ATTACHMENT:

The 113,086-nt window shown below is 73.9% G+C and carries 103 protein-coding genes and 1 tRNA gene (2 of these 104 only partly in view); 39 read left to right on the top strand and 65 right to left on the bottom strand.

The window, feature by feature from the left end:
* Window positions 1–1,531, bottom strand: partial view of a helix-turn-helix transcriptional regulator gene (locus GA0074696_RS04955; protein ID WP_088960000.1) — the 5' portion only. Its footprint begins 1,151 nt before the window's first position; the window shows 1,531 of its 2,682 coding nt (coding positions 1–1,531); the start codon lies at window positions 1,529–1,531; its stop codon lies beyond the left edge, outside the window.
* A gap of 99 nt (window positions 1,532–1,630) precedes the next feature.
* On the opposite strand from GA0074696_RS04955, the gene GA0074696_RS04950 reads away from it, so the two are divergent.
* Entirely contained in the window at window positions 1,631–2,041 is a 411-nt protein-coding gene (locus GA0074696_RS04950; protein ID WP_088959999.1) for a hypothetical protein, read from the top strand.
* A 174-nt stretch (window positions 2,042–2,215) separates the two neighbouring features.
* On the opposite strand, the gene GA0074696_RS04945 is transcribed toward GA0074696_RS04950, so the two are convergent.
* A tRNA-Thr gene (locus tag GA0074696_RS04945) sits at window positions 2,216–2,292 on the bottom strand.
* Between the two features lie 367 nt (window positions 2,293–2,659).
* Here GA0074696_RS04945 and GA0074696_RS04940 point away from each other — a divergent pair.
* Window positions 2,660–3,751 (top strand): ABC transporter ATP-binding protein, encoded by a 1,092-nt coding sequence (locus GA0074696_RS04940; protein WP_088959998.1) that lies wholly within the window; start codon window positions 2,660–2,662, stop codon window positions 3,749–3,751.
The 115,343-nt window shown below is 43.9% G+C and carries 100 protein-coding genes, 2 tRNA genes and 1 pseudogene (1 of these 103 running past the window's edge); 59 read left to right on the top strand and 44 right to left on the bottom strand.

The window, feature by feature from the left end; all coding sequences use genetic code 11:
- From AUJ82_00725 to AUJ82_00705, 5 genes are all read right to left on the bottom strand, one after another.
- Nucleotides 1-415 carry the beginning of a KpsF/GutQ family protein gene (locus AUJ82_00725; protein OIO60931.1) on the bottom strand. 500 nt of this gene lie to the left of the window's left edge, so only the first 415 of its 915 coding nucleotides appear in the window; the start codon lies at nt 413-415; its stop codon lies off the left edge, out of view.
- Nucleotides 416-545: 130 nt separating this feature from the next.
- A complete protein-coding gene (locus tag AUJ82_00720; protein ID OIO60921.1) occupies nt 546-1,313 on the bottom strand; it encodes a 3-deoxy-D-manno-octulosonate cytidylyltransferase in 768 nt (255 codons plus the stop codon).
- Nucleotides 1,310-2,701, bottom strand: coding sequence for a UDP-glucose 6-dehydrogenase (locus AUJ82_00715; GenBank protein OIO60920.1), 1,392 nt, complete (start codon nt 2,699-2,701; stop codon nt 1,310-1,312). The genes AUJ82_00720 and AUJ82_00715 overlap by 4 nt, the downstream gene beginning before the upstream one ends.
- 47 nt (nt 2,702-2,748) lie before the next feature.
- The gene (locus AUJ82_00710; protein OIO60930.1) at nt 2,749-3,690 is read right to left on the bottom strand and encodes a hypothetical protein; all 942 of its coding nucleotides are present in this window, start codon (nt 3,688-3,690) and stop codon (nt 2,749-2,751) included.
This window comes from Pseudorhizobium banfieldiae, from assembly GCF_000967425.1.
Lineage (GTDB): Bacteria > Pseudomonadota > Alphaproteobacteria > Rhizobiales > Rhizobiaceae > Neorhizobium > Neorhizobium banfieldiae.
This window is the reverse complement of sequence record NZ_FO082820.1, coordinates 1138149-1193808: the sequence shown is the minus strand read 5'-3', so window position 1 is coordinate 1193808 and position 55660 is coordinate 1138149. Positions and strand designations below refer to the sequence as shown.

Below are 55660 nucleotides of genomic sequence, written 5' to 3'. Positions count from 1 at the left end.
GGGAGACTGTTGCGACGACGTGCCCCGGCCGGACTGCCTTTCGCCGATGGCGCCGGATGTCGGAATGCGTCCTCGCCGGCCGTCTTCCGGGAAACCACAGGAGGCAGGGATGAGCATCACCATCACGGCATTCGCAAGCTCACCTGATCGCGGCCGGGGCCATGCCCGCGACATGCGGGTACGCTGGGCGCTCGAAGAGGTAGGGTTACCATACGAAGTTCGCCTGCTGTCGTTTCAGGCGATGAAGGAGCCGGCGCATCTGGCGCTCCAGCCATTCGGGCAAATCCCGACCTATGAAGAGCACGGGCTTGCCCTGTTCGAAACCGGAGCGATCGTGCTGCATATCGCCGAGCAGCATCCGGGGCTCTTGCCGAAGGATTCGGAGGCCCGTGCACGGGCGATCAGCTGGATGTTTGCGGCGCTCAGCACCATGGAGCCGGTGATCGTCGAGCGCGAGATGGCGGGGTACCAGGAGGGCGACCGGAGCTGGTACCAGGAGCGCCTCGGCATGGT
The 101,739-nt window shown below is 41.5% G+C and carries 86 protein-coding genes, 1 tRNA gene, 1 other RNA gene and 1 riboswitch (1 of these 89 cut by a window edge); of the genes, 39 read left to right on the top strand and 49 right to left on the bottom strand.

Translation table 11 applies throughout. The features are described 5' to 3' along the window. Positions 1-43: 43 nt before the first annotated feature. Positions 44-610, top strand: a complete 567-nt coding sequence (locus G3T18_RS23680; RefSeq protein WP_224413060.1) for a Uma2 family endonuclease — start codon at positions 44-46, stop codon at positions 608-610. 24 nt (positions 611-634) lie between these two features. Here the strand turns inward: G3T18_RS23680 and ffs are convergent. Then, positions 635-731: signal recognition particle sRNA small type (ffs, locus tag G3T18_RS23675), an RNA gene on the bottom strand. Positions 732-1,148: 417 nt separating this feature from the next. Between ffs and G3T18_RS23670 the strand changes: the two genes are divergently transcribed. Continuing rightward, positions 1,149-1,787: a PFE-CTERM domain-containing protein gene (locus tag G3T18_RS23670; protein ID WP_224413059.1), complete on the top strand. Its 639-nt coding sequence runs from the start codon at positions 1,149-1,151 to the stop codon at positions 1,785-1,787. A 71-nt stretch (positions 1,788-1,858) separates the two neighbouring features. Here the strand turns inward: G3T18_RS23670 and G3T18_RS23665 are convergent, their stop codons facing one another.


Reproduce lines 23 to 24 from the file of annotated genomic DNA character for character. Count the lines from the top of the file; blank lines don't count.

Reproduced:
Lineage (GTDB): Bacteria > Pseudomonadota > Alphaproteobacteria > Rhizobiales > Rhizobiaceae > Neorhizobium > Neorhizobium banfieldiae.
This window is the reverse complement of sequence record NZ_FO082820.1, coordinates 1138149-1193808: the sequence shown is the minus strand read 5'-3', so window position 1 is coordinate 1193808 and position 55660 is coordinate 1138149. Positions and strand designations below refer to the sequence as shown.